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Jones v Kaney is a 2011 Supreme Court decision on whether expert witnesses in litigation can be sued for professional negligence. A claimant injured in a road traffic accident said that he had to settle his compensation claim at an undervalue because his expert psychologist had been negligent. The Supreme Court, by a majority, decided that expert witnesses were not immune from such claims, reversing a line of authority dating back 400 years. Lord Phillips, a member of the majority, compared the situation of expert witnesses with that of advocates, on the basis that both owed duties to clients and to the court. Advocates' immunity from negligence claims had been removed in 2001 but without an increase in vexatious claims. Lord Hope, in the minority, said that experts and advocates had different functions and so disagreed with the comparison. The judgment has been called a "landmark ruling" and an overdue step. Some commentators were concerned that it will lead to reduction in the number of expert witnesses prepared to become involved with some particularly sensitive areas, such as child abuse cases. Lady Hale, who also dissented, said that changing the law in this way was "irresponsible" and said that the position should instead be considered by the Law Commission and Parliament. (more...)

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Thomas More was a leading counsellor to Henry VIII and served as Lord Chancellor from 1529 to 1532. He was imprisoned and beheaded in 1535 after he had fallen out of favour with the king over his refusal to sign the Act of Supremacy 1534.
Credit: Hans Holbein the Younger
Thomas More was a leading counsellor to Henry VIII and served as Lord Chancellor from 1529 to 1532. He was imprisoned and beheaded in 1535 after he had fallen out of favour with the king over his refusal to sign the Act of Supremacy 1534.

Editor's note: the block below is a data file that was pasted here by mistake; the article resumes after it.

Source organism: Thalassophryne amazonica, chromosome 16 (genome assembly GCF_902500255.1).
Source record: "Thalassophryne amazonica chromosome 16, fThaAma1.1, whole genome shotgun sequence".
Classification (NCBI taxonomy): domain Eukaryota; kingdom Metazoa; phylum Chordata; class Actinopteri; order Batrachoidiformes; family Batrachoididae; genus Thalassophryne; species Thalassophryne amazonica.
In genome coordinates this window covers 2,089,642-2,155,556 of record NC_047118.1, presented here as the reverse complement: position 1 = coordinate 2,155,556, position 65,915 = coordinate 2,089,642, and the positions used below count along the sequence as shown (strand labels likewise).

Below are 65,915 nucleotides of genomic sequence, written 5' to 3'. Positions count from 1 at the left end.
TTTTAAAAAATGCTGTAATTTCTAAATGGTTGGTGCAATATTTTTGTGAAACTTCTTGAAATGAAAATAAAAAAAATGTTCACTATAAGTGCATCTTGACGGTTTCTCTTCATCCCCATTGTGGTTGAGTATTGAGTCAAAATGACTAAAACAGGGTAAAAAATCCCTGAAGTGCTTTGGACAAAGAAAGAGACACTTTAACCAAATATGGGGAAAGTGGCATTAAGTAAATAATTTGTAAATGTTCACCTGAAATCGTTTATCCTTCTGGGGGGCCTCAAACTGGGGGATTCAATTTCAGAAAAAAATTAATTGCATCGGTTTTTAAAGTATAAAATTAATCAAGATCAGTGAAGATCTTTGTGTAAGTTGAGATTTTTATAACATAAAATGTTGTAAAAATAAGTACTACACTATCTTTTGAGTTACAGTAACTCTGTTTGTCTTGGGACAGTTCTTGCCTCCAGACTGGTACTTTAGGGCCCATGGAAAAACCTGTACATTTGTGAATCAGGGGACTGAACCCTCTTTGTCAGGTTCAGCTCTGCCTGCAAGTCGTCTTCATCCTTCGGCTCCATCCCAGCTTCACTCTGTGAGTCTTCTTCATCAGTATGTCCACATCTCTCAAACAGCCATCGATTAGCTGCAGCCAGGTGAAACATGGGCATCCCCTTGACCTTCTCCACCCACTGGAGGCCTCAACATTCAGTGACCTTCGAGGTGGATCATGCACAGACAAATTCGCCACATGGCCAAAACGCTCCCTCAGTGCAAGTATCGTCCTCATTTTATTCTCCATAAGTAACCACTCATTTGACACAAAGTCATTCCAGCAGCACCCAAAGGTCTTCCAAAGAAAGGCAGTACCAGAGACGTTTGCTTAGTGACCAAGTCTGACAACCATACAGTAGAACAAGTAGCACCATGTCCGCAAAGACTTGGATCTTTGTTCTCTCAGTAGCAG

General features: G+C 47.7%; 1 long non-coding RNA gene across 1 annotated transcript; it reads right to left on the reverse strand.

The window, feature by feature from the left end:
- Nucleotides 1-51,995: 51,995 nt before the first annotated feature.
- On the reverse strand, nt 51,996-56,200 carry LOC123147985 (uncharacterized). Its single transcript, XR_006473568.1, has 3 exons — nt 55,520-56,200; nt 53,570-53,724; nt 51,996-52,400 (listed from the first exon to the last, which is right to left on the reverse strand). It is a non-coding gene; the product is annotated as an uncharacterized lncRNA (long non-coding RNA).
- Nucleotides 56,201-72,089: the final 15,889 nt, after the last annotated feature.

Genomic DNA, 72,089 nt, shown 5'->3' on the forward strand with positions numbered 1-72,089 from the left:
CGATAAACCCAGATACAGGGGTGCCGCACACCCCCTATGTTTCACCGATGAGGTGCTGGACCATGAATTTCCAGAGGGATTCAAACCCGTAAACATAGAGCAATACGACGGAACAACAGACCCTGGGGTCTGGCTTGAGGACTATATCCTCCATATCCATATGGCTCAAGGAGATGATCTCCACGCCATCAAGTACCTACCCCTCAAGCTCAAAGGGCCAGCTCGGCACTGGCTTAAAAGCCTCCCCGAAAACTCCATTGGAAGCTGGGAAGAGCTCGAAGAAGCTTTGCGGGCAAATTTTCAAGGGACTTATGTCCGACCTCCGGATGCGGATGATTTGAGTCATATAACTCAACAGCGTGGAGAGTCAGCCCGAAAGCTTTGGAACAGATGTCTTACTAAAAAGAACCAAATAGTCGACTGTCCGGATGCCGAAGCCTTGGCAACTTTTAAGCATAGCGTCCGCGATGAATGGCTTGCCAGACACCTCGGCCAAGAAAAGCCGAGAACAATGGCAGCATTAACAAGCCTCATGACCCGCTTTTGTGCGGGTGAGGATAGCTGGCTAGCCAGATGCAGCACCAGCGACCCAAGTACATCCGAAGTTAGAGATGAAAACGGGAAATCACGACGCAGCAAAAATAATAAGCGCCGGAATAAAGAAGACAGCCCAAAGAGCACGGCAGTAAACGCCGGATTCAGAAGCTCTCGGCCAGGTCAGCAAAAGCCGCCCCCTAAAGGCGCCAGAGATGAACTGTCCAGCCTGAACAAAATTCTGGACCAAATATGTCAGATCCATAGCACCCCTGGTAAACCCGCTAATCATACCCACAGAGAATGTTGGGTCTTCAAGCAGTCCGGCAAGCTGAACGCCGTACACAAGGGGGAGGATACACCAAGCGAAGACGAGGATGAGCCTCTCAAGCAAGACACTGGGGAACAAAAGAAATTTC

Selected legislation

The Statute of Monopolies was an Act of the Parliament of England notable as the first statutory expression of English patent law. Patents evolved from letters patent, issued by the monarch to grant monopolies over particular industries to skilled individuals with new techniques. Originally intended to strengthen England's economy by making it self-sufficient and promoting new industries, the system gradually became seen as a way to raise money (through charging patent-holders) without having to incur the public unpopularity of a tax. Elizabeth I was a great abuser of the system, issuing patents for common commodities such as starch and salt. Unrest eventually persuaded her to turn the administration of patents over to the common law courts, but her successor, James I, was even more abusive. Despite a committee established to investigate grievances and excesses, Parliament made several efforts to further curtail the monarch's power. The result was the Statute of Monopolies, passed on 25 May 1624. The statute repealed all past and future patents and monopolies, except those created in the future over completely novel inventions. Seen as a key moment in the evolution of patent law, the statute (which has been replaced by later legislation) has also been described as "one of the landmarks in the transition of [England's] economy from the feudal to the capitalist". (more...)